With the QE 450th anniversary celebrations at the forefront of everyone’s mind, the subject chosen for this year’s Dinner Debate was especially apt.
Sixth-formers gathered to take on the visiting Old Elizabethans, debating the motion, This House would leave the past behind us.
In his address, Saifullah Shah (OE 2013–2020) alluded to the anniversary year, which has as its slogan, Thriving from ancient roots.
And there were reminders of the 450th anniversary celebrations even during the meal: dessert was served accompanied by white chocolate discs bearing the anniversary logo.
Headmaster Neil Enright said: “The Dinner Debate was a successful evening, continuing the happy and energetic mood from our thanksgiving service in Westminster Abbey and with a motion that caused us to think about the nature and importance of the past, while looking to the future. It certainly provoked some lively discussion, taking the debate down a number of interesting avenues.”
“The dinner participants also made a little bit of history themselves: our 2022 School, Captain Theo Mama-Kahn, led the loyal toast to ‘The King’, rather than ‘The Queen’, for the first time in the Dinner Debate’s history.”
The event, which this year was chaired by Jai Patel, of Year 13, helps prepare the boys for some of the social occasions they may encounter early in their time at university. The debate follows the Oxford/Cambridge Union style.
With its distinctive atmosphere, it also serves as somewhat of a staging post between the boys’ present as pupils and their future as Old Elizabethans.
“The Dinner Debate is important in promoting oracy and free-thinking scholarship, but it is also a fun and relaxed evening, which most seem to enjoy!” the Headmaster added.
Before the debate, the votes were counted as follows: 14 for; 126 against; 30 abstentions.
The motion was proposed by the Year 13 pair of Ashwin Sridhar and Sudhamshu Gummadavelly. Opposing it with Saifullah was Mipham Samten (OE 2012–2019). Many Year 13s contributed from the floor.
Ashwin and Sudhamshu argued that ‘leave’ does not mean ‘forget’, making the case that the past and its injustices should not be allowed to define the future, and that we should move forward with equality of opportunity (rather than imposing discrimination of a different form, such as quotas to seek redress). They cited as a positive example the reconciliation seen in Spain after its civil war and the end of General Franco’s regime, where old differences were left behind.
The opposing OEs defined the key term differently, accusing the boys of wanting to ‘have their cake and eat it’. Those who ignore history are doomed to repeat its errors.
However, at the end of the debate, the proposers’ case had won many over, and the final totals were: 76 for; 55 against; and 39 abstentions. Thus, it was a victory for the School, the Upper Sixth pair successfully convincing people that the past could be left behind, even while its lessons were still being learned.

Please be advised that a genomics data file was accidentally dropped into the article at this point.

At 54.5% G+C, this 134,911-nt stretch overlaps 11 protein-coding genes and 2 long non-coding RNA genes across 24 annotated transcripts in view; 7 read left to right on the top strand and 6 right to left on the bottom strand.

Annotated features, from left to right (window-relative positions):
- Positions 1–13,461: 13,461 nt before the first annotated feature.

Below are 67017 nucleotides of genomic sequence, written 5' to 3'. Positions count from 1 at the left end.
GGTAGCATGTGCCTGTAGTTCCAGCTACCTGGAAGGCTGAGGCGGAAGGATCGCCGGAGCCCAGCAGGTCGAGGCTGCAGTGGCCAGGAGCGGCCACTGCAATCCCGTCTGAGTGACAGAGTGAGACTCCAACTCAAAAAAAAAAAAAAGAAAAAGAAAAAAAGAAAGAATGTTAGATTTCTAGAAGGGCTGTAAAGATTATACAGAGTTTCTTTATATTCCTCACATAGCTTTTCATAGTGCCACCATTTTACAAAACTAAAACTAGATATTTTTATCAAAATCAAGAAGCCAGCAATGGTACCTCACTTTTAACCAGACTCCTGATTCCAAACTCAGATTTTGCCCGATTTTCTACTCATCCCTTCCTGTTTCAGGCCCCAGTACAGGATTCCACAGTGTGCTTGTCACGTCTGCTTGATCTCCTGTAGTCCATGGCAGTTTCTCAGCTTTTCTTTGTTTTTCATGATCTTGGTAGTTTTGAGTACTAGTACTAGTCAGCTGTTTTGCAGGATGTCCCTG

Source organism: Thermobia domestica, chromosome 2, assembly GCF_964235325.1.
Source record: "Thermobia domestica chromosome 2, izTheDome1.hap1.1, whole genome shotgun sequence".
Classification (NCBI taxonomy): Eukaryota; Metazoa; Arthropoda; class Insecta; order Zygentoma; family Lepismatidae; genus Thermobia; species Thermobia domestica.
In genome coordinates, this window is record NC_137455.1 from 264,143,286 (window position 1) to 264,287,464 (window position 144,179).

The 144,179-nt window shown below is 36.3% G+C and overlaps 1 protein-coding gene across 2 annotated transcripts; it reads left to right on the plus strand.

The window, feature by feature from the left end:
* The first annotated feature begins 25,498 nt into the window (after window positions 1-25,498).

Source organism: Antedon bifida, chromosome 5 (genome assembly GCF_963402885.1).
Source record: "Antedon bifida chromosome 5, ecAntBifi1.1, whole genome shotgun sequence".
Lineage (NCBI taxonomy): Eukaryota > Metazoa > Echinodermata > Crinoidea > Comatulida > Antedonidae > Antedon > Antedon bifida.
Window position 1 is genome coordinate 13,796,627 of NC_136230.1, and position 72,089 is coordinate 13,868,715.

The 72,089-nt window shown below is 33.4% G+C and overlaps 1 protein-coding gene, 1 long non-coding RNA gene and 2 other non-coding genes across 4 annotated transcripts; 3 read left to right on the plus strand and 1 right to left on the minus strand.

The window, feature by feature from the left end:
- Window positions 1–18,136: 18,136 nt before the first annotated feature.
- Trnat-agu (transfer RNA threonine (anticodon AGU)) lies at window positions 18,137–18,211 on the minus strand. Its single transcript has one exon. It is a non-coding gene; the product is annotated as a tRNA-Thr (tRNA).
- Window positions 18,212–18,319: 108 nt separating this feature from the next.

In his address, Saifullah, a third-year Law student at Downing College, Cambridge, began thus: “From the celebration of this School’s 450th anniversary, the motion of the upcoming debate and the range of familiar faces on display, the past would appear to have all of us in its embrace tonight.”
He related how he had suffered some early disappointments at Cambridge in moots (mock judicial proceedings set up to examine a hypothetical case as an academic exercise) and was considering stopping doing them altogether, but then scored a memorable success after applying to take part in a Cambridge Union debate. “Given the stakes and the competition, I had no expectations going into the audition. But I also had nothing to lose and, against all the odds, I prevailed. My fellow speakers included a Queen’s Counsel, a Cambridge Professor and most memorably, Lord Neuberger and Lord Sumption, two former justices of the Supreme Court. Debating alongside my childhood heroes whose judgements had helped inspire me to study law was a surreal experience, and one that I will never forget.”
The experience heralded an era of competition success for Saifullah: he has now a record ten mooting and mock trial competitions, and has been a student speaker in six Cambridge Union Debates, the most in recent history.
He concluded by telling the assembled sixth-formers: “Your time in school will not define your legacy and your purpose as students is not to reap fruit but to sow seeds. You don’t need to be School Captain or valedictorian, and it is often the trees that bloom latest that have the perfect blossom. The road ahead of you is tough, it is treacherous, and it will push you to your limits. But if you walk your path with courage, with conviction and with hope, then you will not only survive but thrive.”